Table of Content


Winter 2013, Vol. 21 No. 4

Hong Kong J. Dermatol. Venereol. (2013) 21, 167-169


"People choosing to undergo cosmetic interventions are both patients and consumers"

KM Ho 何景文

The recent local incident of disseminated mycobacterial infection after a cell-based therapy conducted in a beauty service by a medical practitioner has alerted the medical profession, Consumer Council, the beauty industry and Government of the need for closer attention to these procedures and beauty services in Hong Kong (HK).

This incident has provided an opportunity to learn and this editorial serves to share the personal view of a dermatologist with doctors who have an interest in dermatology.

Are beauty or aesthetic treatments or procedures the concern of the medical profession?

This depends on the prevailing understanding of disease, disability and health, and the duty of a doctor. According to the World Health Organisation, "disability" is an umbrella term for impairments, activity limitations and participation restrictions. "Disease" alone does not give a complete picture of the level of disability. Disability is multi-dimensional, not differentiated by the aetiology. The term cosmetic/aesthetic disability was coined to describe those who experience a negative impact to their physical and/or mental wellbeing, and interaction with their social and cultural environment and hence functioning because of physical appearance. It is clear that the medical professional will be involved in the management of people with such a need or even disability.

This view is shared by the committee appointed by the United Kingdom (UK) Government on "Review of the Regulation of Cosmetic Interventions in the UK", it "considered that people choosing to undergo cosmetic interventions are both patients and consumers. This is because they are making purchasing decisions on procedures and products that may have a significant impact on their health and wellbeing." The status that these clients are "patients" is clearly spelled out in the report.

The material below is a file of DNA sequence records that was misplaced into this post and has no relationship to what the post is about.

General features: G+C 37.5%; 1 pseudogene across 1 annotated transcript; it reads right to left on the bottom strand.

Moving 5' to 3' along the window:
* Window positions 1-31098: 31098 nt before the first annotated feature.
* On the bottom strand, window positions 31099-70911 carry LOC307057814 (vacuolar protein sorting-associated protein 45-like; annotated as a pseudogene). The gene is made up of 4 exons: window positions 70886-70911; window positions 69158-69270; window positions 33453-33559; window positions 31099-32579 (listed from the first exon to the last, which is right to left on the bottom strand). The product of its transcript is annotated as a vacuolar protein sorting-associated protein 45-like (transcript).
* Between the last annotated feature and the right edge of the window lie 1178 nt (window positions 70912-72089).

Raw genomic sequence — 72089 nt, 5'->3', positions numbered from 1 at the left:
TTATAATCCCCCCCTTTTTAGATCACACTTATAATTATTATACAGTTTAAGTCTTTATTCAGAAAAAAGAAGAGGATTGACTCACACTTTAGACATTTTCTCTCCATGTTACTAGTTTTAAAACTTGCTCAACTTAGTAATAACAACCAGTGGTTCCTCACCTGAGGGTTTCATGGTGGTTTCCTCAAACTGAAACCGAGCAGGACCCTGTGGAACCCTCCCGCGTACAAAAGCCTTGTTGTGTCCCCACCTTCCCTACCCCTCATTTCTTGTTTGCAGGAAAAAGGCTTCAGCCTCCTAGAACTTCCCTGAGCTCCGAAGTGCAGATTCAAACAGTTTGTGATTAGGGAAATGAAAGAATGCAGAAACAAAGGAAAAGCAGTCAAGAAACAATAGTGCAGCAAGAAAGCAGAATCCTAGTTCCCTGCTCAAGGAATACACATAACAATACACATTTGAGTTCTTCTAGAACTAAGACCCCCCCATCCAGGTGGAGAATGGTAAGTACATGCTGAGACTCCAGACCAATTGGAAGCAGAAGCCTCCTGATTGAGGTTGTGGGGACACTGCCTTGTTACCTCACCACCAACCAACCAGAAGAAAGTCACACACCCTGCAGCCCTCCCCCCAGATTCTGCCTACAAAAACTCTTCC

What is the scope of services?

As there is not yet a universally agreed definition of "aesthetic medicine" or "cosmetic dermatology" which may eventually direct the professional competence and training requirement, it can be understood from the perspective of stakeholders in the field by taking a look at how they profile themselves.

In the United States (US), despite an absence of formal guidelines from the American Board of Dermatology, some dermatologists have acquired their skills in the use of botulinum toxin, fillers, and application of laser and other device-based treatment with or without full training in cutaneous surgical dermatology. A wide scope of cosmetic treatment and procedures are on offer to their clients ranging from minimal invasive procedures to operative procedures such as liposuction. The scope of service offered by these doctors can be understood as the practice of cosmetic dermatology (

Others distinguish themselves from plastic surgery by defining "aesthetic medicine" as a branch of medicine focused on satisfying the aesthetic desires and goals of patients using all medical procedures except those surgical procedures requiring an operating table and general anaesthesia. This scope is proposed by a group of doctors from a very diverse training background who offer beauty services to their clients (

In the market, an even wider scope of services are provided by non-medical personnel with an equally diverse training background in cosmetic procedures, ranging from none to certification by vocational training institutes in HK or other countries.

The scope of service is so diverse that a consensus is almost impossible, but roughly these can be grouped under the following categories:

  1. Conventional procedures that have been practised by the beauty industry for years such as "facial", massage, tattoo, ear piercing, etc.
  2. Procedures that involve injection, implantation of various substances including registered medicine or unregistered products to the skin or even into the bloodstream such as botulinum toxin, fillers, implantation of catgut, various cell therapy protocols, mesotherapy, skin whitening injection, hormones of human or animal origin.
  3. Procedures that involve external application of energy including various lasers, other light and radiofrequency devices, ultrasound, etc.
  4. Procedures that involve mechanical/chemical exfoliation of the skin such as micro-dermabrasion and chemical peeling.
  5. Other miscellaneous procedures not pertaining to the above groups such as hyperbaric oxygen, micro-needling, etc.

Judging from the perplexing range of procedures, it is understandable that there is wide variation in the levels of evidence of efficacy, adverse effects and risk, requirement of skills and clinical competence.

Are doctors at a better position in providing these services?